The Well Wishers step in with the bracing garage pop bite of We Grow Up, Trip Wire’s Katie Says favors a jangling country pop rock pose, assisted by cool breaks and a tugging melody, and Dolph Chaney’s infectious Automatic Caution Door imparts a tasty art rock ambience. The Corner Laughers contribute a pair of super catchy efforts to the program, including the compelling Queen Of The Meadow and The Accepted Time, which chimes to the tune of a smart melody and a gripping arrangement. 

Brimming with volume and might, No, from The Walker Brigade is destined to rattle windows far and wide, while a couple of XTC songs are rendered in splendid fashion by Glowbox with Earn Enough For Us and Tom Curless and the 46%’s I’m The Man Who Murdered Love. Last but by no means least, Spygenius turns in an impressive Ian Hunter/Mott the Hoople impersonation on Heaven Is Blue, which does indeed incorporate shades of heavenly blues into the  glammy mix.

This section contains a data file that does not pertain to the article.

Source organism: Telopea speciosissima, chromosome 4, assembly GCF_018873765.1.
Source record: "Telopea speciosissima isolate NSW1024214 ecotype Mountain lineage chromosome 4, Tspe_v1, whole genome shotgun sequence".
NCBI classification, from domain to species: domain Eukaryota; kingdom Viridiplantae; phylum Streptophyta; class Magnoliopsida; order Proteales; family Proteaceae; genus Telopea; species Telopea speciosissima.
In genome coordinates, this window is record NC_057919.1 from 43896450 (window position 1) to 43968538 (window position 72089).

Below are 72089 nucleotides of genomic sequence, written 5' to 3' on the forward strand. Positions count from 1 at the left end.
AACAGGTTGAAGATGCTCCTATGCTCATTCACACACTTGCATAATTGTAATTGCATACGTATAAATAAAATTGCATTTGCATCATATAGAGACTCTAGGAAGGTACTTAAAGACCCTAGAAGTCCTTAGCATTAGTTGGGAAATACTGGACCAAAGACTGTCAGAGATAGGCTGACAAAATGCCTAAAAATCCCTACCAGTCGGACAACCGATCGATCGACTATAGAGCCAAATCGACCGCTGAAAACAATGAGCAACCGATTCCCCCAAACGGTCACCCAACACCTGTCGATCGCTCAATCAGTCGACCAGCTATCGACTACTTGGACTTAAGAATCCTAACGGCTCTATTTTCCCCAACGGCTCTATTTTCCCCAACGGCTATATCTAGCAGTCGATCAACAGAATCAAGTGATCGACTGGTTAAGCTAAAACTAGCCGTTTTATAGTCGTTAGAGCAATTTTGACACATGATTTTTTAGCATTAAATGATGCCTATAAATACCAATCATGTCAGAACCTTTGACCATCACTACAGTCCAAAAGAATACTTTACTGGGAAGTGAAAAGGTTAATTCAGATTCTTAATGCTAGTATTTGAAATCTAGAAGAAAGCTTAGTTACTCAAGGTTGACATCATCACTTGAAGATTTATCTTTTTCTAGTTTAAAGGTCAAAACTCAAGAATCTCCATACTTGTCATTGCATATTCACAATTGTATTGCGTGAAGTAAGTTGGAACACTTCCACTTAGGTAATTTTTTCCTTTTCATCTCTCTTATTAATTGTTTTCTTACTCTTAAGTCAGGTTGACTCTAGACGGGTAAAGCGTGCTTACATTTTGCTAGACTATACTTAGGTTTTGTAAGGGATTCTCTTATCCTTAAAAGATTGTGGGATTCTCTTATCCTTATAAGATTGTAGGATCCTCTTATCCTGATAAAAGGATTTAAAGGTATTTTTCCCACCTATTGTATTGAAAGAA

Every song on Big Stir Singles: The Sixth Wave is utterly fantastic; reinforcing the label’s dedication to the best and the brightest indie pop rock musicians of today. 

Categories
Pop Sunday

Richard Turgeon, Jim Basnight, Reviewed

Richard Turgeon 

Still Not Ready To Die (2020)

As the world turns on an unsettling axis, Richard Turgeon keeps churning out one brilliant song after another. Music certainly provides great comfort and joy at a grim time like this, so how wonderful it is Turgeon shares his gift with us and relays words of hope and encouragement.

The San Francisco-based singer, songwriter and multiple-instrumentalist has been putting a new album together, and posting choice cuts as download singles, with “Still Not Ready To Die” tapped as the latest release.

Buzzing with energy, the song resonates to a terminally uplifting vibe. Accentuated by a “call to arms” chorus evocative of The Clash and Eddie and the Hot Rods, “Still Not Ready To Die” additionally soars forth with tightly-woven rhythms and powerhouse melodies. Also of excellence is the clean but killer guitar work penetrating the production. 

Rocking with purpose and determination, “Still Not Ready To Die” invites listeners to join (virtual) hands, sing along and most importantly, remain strong and optimistic.